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Here in the real world

By By Craig Ziemba / guest columnist
Oct. 19, 2003
Coming down the homestretch to the November elections, I've had some interesting conversations with friends and neighbors over whom to vote for and why. As usual, the mood of voters ranges anywhere from apathy to amusement, from cynicism to resignation. In an environment where an incumbent lowers the bar of discourse by accusing his challenger of trying to "poison our children," it's no wonder.
Voters want to be idealistic about democracy. We long for leaders who share our values, have the courage to stand for what we believe and in whom we have a high degree of confidence.
The problem, however, is that few politicians meet such criteria. Some candidates not only say the right things but also seem to speak with heartfelt conviction. (That was my impression of Haley Barbour speaking on the issue of abortion at the pro-life fund-raiser last week).
But most politicians in both parties appear to be more concerned with the acquisition and preservation of personal power than they are in advancing the principles that motivate their grass roots folks to get out the vote.
Ideal world
In an ideal world, every ballot cast would be for someone the voter believes in. But here in the real world, we often are forced to pick from a rather mediocre field of candidates and are confronted with the fact that in many races, voting isn't always cut and dry. How then do you stay true to yourself when you have to decide between the lesser of two evils?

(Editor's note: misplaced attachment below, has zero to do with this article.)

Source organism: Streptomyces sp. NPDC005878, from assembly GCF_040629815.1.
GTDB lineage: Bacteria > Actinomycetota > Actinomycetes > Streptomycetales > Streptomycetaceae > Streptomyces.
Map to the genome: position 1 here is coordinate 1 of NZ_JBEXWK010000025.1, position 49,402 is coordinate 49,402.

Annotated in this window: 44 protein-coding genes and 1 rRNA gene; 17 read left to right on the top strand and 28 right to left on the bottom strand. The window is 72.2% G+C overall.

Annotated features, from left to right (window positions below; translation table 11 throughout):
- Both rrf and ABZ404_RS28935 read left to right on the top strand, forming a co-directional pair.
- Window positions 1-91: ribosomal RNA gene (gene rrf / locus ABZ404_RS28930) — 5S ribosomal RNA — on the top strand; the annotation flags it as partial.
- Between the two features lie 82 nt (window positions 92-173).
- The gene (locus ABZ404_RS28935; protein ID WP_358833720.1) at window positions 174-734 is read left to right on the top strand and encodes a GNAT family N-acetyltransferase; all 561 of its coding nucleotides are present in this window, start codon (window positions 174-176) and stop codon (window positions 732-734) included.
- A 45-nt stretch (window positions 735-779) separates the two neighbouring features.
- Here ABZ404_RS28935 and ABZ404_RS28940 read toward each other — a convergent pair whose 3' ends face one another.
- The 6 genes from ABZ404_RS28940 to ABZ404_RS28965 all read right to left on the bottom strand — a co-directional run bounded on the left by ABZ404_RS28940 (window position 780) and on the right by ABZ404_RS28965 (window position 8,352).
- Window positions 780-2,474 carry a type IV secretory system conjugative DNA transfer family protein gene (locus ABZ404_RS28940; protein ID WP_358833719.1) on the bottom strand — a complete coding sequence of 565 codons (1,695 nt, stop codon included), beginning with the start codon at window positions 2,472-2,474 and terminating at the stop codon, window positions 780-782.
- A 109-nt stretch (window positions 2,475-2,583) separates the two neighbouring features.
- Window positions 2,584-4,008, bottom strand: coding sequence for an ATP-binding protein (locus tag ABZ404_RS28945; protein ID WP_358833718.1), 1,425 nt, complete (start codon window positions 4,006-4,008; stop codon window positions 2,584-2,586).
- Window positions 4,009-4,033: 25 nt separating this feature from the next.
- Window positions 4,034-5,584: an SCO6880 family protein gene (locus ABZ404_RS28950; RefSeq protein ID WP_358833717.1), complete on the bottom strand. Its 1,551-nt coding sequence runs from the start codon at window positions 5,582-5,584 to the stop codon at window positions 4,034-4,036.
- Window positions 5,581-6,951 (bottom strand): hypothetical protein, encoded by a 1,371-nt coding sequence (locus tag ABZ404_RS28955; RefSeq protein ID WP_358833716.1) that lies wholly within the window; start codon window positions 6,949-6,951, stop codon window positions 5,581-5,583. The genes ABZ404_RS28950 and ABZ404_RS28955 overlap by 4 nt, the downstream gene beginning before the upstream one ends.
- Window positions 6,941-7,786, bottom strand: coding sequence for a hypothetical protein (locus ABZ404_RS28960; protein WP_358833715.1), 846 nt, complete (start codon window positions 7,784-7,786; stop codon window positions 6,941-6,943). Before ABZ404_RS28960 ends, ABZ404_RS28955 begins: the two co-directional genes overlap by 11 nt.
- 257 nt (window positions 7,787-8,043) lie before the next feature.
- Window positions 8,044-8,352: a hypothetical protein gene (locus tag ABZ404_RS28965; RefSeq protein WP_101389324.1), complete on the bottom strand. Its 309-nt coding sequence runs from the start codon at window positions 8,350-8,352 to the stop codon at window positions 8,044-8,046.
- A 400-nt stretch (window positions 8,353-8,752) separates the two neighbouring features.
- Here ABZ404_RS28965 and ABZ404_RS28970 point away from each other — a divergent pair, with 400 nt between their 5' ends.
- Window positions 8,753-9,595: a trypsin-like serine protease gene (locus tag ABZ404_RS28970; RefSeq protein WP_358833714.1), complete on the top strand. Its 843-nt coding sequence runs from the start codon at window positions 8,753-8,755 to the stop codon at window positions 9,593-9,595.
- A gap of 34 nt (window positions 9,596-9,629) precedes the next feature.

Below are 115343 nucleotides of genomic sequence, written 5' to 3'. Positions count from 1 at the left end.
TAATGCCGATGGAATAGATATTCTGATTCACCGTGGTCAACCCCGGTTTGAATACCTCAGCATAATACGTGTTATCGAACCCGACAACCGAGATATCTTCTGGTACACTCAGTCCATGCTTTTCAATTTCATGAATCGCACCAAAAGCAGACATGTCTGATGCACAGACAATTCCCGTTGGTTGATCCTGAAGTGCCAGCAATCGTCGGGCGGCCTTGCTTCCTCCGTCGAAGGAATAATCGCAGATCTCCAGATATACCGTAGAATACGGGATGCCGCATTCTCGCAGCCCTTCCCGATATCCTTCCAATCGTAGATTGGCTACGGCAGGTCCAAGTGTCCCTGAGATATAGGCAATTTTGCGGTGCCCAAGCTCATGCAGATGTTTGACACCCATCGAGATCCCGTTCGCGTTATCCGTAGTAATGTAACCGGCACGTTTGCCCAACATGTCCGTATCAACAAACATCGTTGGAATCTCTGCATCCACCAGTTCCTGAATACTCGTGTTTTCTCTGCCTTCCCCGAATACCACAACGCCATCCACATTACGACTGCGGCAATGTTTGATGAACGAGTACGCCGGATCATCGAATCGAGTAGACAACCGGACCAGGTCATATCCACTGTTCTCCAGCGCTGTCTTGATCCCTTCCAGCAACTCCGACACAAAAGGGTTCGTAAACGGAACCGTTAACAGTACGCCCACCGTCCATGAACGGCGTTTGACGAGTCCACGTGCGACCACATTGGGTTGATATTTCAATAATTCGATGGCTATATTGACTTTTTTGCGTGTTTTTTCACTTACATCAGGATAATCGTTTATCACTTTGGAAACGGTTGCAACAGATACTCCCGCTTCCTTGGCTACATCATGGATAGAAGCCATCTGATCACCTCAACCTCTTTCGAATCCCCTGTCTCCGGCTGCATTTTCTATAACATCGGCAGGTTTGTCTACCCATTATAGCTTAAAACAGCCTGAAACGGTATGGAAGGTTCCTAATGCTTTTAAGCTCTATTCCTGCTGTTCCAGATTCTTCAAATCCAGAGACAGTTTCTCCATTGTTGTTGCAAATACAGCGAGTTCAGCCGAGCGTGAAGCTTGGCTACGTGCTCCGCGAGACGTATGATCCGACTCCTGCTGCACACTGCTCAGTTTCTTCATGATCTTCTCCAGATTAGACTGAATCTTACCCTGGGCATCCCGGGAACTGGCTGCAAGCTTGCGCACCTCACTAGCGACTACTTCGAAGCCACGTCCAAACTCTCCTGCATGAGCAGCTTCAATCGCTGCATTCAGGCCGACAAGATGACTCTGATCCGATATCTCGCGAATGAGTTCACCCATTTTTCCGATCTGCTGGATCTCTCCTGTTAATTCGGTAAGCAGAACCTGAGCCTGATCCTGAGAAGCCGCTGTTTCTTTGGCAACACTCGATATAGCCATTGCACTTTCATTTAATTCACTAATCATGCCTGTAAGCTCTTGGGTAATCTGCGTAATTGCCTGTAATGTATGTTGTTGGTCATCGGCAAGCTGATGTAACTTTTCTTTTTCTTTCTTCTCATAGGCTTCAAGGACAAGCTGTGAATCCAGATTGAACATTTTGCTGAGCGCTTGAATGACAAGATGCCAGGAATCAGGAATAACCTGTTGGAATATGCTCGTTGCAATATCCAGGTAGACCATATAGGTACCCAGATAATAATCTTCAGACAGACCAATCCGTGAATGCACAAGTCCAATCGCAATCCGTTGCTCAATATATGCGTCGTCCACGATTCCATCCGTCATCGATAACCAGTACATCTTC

Not voting is not an acceptable option. At times democracy may be ugly, but the alternatives are infinitely worse.
Those who boycott elections abdicate their responsibility as Americans and double the power of those who are willing to participate in the process. Becoming too idealistic or pious to make the tough choices ensures only that someone else will decide the future of your community.
Waiting for a perfect candidate is like waiting for a perfect forecast to go camping. A dad could disappoint the kids every weekend, or he could pack up the family and go for it. It's better to get wet trying. In races where the choice is the lesser of two evils, sometimes it's necessary to make that choice. If nothing else, voters should support the candidate whose party platform is most closely aligned with their principles. That particular politician may not impress you, but at least in some small way you can express yourself on behalf of what his party ostensibly stands for.
Believers in limited government and the sanctity of human life should vote Republican. Those who desire for government to take a larger, more active role in health care, housing and education and believe that abortion should be a guaranteed right should vote Democrat.
Other options
Occasionally, though, I'll vote for a write-in or third party candidate that has no chance of winning. A conscientious vote is never a wasted vote, but I'm afraid that by withdrawing from the two party system, I unwittingly helped elect candidates who are far worse than the options my party offered.
Rather than watching from the sidelines, those who care deeply about the future of our society should roll up our sleeves, join the democratic process and try to reform our political parties. If we deem that course of action to be too difficult and walk away from the conflict, we will get the government we deserve and have only ourselves to blame.
Craig Ziemba is a pilot who lives in Meridian. His book, Boondoggle, is available at Meridian Bible Bookstores.

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